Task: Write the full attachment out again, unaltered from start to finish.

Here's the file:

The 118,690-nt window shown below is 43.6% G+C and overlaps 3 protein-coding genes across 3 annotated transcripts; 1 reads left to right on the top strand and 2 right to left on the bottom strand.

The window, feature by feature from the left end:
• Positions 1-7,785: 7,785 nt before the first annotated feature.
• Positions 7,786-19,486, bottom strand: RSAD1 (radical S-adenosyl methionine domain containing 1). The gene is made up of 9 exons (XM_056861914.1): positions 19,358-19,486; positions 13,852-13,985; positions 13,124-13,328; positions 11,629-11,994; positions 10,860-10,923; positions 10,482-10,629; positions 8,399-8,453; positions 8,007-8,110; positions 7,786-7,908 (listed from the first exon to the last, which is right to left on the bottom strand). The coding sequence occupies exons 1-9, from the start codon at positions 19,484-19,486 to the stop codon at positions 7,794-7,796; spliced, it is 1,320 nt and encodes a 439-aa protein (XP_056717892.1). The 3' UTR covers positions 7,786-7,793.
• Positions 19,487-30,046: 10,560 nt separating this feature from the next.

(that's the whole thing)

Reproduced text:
The 118,690-nt window shown below is 43.6% G+C and overlaps 3 protein-coding genes across 3 annotated transcripts; 1 reads left to right on the top strand and 2 right to left on the bottom strand.

The window, feature by feature from the left end:
• Positions 1-7,785: 7,785 nt before the first annotated feature.
• Positions 7,786-19,486, bottom strand: RSAD1 (radical S-adenosyl methionine domain containing 1). The gene is made up of 9 exons (XM_056861914.1): positions 19,358-19,486; positions 13,852-13,985; positions 13,124-13,328; positions 11,629-11,994; positions 10,860-10,923; positions 10,482-10,629; positions 8,399-8,453; positions 8,007-8,110; positions 7,786-7,908 (listed from the first exon to the last, which is right to left on the bottom strand). The coding sequence occupies exons 1-9, from the start codon at positions 19,484-19,486 to the stop codon at positions 7,794-7,796; spliced, it is 1,320 nt and encodes a 439-aa protein (XP_056717892.1). The 3' UTR covers positions 7,786-7,793.
• Positions 19,487-30,046: 10,560 nt separating this feature from the next.